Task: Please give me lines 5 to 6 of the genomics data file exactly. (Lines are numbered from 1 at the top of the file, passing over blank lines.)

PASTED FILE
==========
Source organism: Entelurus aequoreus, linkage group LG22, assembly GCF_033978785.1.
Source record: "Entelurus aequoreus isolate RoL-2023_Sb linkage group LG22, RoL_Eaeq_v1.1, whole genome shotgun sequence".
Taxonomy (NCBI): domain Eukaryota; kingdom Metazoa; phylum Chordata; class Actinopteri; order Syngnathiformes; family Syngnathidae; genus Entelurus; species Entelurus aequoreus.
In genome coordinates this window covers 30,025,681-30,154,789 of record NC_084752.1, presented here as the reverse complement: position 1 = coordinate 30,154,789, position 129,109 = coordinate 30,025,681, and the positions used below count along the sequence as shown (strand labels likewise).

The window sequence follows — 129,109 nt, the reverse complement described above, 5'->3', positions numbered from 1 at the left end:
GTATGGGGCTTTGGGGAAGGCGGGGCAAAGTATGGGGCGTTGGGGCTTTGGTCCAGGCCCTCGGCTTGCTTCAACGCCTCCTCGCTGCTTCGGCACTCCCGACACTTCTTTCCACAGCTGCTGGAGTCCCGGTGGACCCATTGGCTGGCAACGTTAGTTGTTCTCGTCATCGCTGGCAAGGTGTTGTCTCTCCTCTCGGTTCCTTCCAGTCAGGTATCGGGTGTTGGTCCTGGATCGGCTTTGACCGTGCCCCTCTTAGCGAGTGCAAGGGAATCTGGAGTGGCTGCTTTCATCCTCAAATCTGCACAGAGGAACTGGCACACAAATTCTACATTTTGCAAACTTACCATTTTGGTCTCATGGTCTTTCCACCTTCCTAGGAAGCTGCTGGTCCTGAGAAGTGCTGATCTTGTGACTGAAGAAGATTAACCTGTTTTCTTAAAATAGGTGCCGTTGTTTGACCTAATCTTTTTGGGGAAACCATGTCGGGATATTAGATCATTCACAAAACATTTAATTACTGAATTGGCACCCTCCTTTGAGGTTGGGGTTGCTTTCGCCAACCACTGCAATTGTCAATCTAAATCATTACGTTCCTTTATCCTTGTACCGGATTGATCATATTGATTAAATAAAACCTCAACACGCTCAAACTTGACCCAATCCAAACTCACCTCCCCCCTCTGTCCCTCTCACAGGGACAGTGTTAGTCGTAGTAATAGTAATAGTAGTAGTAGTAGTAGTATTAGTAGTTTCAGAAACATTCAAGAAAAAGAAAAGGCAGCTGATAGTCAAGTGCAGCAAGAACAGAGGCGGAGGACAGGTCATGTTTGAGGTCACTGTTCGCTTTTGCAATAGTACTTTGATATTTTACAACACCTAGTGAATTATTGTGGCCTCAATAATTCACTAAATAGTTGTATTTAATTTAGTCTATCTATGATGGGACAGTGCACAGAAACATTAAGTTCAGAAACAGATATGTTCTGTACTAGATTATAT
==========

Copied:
The window sequence follows — 129,109 nt, the reverse complement described above, 5'->3', positions numbered from 1 at the left end:
GTATGGGGCTTTGGGGAAGGCGGGGCAAAGTATGGGGCGTTGGGGCTTTGGTCCAGGCCCTCGGCTTGCTTCAACGCCTCCTCGCTGCTTCGGCACTCCCGACACTTCTTTCCACAGCTGCTGGAGTCCCGGTGGACCCATTGGCTGGCAACGTTAGTTGTTCTCGTCATCGCTGGCAAGGTGTTGTCTCTCCTCTCGGTTCCTTCCAGTCAGGTATCGGGTGTTGGTCCTGGATCGGCTTTGACCGTGCCCCTCTTAGCGAGTGCAAGGGAATCTGGAGTGGCTGCTTTCATCCTCAAATCTGCACAGAGGAACTGGCACACAAATTCTACATTTTGCAAACTTACCATTTTGGTCTCATGGTCTTTCCACCTTCCTAGGAAGCTGCTGGTCCTGAGAAGTGCTGATCTTGTGACTGAAGAAGATTAACCTGTTTTCTTAAAATAGGTGCCGTTGTTTGACCTAATCTTTTTGGGGAAACCATGTCGGGATATTAGATCATTCACAAAACATTTAATTACTGAATTGGCACCCTCCTTTGAGGTTGGGGTTGCTTTCGCCAACCACTGCAATTGTCAATCTAAATCATTACGTTCCTTTATCCTTGTACCGGATTGATCATATTGATTAAATAAAACCTCAACACGCTCAAACTTGACCCAATCCAAACTCACCTCCCCCCTCTGTCCCTCTCACAGGGACAGTGTTAGTCGTAGTAATAGTAATAGTAGTAGTAGTAGTAGTATTAGTAGTTTCAGAAACATTCAAGAAAAAGAAAAGGCAGCTGATAGTCAAGTGCAGCAAGAACAGAGGCGGAGGACAGGTCATGTTTGAGGTCACTGTTCGCTTTTGCAATAGTACTTTGATATTTTACAACACCTAGTGAATTATTGTGGCCTCAATAATTCACTAAATAGTTGTATTTAATTTAGTCTATCTATGATGGGACAGTGCACAGAAACATTAAGTTCAGAAACAGATATGTTCTGTACTAGATTATAT